Not to be confused with Netflix’s Beats that also released this year, Brian Welsh’s new film is a celebration of 1990s rave culture, marked by the end of an era amid the passing of the Criminal Justice and Public Order Act and the imminent rise of Tony Blair’s New Labour.
What once seemed to the working class of Britain to be a promising future has since been unmasked as nothing but rebranded Thatcherism, making our characters’ plight to ‘fight against the system’ ironically accurate and timely, and ensuring the film’s narrative more relevance than perhaps anybody thought at the time. Beats’ themes are about far more than the music.
Adapted from a one-man stage show by Kieran Hurley, Welsh has expanded the story to show how this impacted the entire culture, not just the two friends at the heart of it. He’s said ‘there was something universal about the story, but also quite culturally specific, and also very specific to the place that I grew up in’, adding that he wanted the film ‘to be a celebration of a particular moment and of an energy behind that scene.’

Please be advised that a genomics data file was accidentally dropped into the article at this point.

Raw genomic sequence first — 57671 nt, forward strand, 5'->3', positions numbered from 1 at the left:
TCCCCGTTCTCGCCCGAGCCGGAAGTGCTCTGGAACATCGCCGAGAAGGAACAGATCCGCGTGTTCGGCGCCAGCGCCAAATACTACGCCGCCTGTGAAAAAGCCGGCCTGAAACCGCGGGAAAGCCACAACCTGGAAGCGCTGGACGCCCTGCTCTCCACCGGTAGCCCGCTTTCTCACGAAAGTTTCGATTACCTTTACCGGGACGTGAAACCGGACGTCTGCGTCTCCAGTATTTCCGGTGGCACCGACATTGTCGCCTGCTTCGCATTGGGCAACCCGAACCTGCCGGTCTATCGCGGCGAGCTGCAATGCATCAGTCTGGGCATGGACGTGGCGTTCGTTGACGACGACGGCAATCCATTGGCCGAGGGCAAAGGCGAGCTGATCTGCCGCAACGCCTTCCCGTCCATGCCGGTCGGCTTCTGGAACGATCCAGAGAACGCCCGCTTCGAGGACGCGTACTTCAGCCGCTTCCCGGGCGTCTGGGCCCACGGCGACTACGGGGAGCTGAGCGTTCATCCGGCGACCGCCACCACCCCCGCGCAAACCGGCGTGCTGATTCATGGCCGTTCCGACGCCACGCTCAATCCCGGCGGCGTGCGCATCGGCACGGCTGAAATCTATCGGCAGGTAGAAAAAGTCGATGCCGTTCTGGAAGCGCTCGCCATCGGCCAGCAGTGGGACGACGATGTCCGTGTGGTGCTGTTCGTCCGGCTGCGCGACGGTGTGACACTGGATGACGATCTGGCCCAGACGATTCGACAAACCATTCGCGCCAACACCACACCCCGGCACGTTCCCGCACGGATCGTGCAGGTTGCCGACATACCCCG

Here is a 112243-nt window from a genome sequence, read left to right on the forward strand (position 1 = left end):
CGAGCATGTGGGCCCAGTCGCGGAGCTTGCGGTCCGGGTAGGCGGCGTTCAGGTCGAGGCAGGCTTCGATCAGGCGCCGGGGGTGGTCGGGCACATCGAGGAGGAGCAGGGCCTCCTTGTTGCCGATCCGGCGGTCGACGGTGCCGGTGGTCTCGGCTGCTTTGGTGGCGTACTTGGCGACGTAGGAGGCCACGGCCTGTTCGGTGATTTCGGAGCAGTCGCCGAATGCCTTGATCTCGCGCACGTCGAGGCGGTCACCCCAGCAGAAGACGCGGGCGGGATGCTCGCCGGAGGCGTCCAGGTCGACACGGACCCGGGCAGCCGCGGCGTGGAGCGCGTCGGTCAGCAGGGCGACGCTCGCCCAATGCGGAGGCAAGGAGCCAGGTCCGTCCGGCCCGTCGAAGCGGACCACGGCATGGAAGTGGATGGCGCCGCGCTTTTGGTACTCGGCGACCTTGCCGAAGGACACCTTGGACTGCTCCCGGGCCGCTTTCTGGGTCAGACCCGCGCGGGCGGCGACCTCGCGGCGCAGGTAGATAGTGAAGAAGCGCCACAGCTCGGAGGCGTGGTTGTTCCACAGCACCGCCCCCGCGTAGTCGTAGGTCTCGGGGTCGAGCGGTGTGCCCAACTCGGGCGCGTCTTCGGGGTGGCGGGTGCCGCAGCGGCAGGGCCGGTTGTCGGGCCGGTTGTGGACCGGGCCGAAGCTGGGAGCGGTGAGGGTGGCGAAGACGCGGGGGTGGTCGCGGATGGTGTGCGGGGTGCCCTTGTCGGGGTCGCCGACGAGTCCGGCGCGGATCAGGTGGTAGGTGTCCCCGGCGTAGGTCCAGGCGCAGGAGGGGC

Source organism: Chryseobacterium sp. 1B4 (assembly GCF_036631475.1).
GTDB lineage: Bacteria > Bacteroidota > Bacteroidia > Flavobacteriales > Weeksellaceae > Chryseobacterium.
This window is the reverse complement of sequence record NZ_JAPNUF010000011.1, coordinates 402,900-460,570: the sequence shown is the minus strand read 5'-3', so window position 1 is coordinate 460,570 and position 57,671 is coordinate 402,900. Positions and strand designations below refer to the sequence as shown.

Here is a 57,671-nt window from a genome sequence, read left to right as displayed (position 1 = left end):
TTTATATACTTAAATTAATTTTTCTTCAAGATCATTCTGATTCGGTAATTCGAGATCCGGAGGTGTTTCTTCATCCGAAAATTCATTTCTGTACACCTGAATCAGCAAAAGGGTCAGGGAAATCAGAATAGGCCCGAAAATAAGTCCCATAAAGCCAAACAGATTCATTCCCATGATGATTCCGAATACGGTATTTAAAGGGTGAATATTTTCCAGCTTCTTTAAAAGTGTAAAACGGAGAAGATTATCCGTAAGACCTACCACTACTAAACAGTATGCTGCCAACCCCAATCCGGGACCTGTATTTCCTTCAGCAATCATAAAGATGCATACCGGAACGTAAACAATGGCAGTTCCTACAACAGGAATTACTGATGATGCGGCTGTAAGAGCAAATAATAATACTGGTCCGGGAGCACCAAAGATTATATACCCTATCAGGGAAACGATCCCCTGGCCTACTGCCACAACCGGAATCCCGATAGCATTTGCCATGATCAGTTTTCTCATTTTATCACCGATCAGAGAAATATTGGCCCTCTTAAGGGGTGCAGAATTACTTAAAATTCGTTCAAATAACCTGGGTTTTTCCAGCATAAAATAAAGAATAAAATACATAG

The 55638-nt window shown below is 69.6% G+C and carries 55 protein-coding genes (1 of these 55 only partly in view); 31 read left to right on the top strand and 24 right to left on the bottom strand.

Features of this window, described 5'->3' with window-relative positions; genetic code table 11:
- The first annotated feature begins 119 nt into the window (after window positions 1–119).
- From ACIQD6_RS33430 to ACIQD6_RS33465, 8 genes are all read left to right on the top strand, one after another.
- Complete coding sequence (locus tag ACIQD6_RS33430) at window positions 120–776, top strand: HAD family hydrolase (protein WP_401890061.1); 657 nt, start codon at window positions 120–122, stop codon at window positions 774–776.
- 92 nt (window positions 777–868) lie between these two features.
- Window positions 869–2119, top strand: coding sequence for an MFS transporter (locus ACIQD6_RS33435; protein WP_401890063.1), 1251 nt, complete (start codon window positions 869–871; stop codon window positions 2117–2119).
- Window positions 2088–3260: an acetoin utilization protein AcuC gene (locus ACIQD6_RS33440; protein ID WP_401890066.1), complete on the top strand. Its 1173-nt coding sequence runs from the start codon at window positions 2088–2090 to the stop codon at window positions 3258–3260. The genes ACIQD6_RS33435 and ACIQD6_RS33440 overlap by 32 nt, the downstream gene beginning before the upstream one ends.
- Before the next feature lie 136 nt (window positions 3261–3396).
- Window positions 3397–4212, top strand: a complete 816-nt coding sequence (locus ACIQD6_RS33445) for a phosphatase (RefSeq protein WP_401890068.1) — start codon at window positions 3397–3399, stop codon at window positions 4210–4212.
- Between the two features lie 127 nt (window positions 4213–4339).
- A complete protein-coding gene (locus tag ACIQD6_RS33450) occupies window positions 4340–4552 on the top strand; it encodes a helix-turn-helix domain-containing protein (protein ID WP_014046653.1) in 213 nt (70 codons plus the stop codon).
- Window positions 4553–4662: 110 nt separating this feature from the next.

The film is effective because, above all else, it is a story about friendship. Johnno and Spanner couldn’t be more different, and Johnno’s imminent move away is only going to drift them further apart, but they are bonded simply by a shared love of music. It brings them together, and the film details the risks they’ll go through just to have that one last incredible rave. Their friendship beautifully demonstrates the bond that ties this entire culture together; the bond that will ensure rave culture may evolve, but will never truly die.
Much like its characters, the film relies on its soundtrack to push it along and bring it to life. Sadly, the music is nowhere near as impactful as Walsh clearly thinks. Every character in the film’s much-hyped rave is on some kind of pill, and one can’t help but feel the beats lose a lot of their effect when sitting sober on an average morning. Shot in gorgeous black-and-white with Trainspotting-esque grit, the film is paying tribute to an era that, honestly, plays out to music that is very much of its time.
The film unquestionably has some unnecessary plot contrivances, too, and it’s not making the grand statement on the arts it thinks it is, but it overcomes its flaws with a story that will resonate with all. This is a film about both endings and beginnings; growing up and moving on. It’s a story about those important people in our youth whom we thought we’d know forever, but now politely nod to when we pass them in the street. Dramatic, funny and moving, Beats is a film based in one specific moment, telling a story that will touch many more.
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